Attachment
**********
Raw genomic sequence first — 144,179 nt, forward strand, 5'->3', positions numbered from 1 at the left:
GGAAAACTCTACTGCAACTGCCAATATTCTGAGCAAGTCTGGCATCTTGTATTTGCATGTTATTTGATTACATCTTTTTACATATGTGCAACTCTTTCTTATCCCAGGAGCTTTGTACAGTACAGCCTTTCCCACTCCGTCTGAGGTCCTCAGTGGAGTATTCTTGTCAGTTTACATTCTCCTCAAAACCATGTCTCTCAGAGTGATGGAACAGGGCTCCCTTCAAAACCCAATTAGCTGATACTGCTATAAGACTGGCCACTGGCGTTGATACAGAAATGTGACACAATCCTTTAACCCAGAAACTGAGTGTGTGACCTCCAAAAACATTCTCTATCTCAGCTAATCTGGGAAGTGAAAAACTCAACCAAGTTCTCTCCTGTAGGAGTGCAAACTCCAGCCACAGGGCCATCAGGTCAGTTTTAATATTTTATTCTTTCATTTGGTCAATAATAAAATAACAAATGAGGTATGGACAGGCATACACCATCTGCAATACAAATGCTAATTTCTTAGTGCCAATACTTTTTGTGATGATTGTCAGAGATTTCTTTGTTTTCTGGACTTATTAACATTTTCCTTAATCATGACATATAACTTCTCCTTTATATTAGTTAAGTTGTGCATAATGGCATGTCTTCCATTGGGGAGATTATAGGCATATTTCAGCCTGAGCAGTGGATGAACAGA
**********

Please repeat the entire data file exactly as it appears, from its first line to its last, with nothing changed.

Raw genomic sequence first — 144,179 nt, forward strand, 5'->3', positions numbered from 1 at the left:
GGAAAACTCTACTGCAACTGCCAATATTCTGAGCAAGTCTGGCATCTTGTATTTGCATGTTATTTGATTACATCTTTTTACATATGTGCAACTCTTTCTTATCCCAGGAGCTTTGTACAGTACAGCCTTTCCCACTCCGTCTGAGGTCCTCAGTGGAGTATTCTTGTCAGTTTACATTCTCCTCAAAACCATGTCTCTCAGAGTGATGGAACAGGGCTCCCTTCAAAACCCAATTAGCTGATACTGCTATAAGACTGGCCACTGGCGTTGATACAGAAATGTGACACAATCCTTTAACCCAGAAACTGAGTGTGTGACCTCCAAAAACATTCTCTATCTCAGCTAATCTGGGAAGTGAAAAACTCAACCAAGTTCTCTCCTGTAGGAGTGCAAACTCCAGCCACAGGGCCATCAGGTCAGTTTTAATATTTTATTCTTTCATTTGGTCAATAATAAAATAACAAATGAGGTATGGACAGGCATACACCATCTGCAATACAAATGCTAATTTCTTAGTGCCAATACTTTTTGTGATGATTGTCAGAGATTTCTTTGTTTTCTGGACTTATTAACATTTTCCTTAATCATGACATATAACTTCTCCTTTATATTAGTTAAGTTGTGCATAATGGCATGTCTTCCATTGGGGAGATTATAGGCATATTTCAGCCTGAGCAGTGGATGAACAGA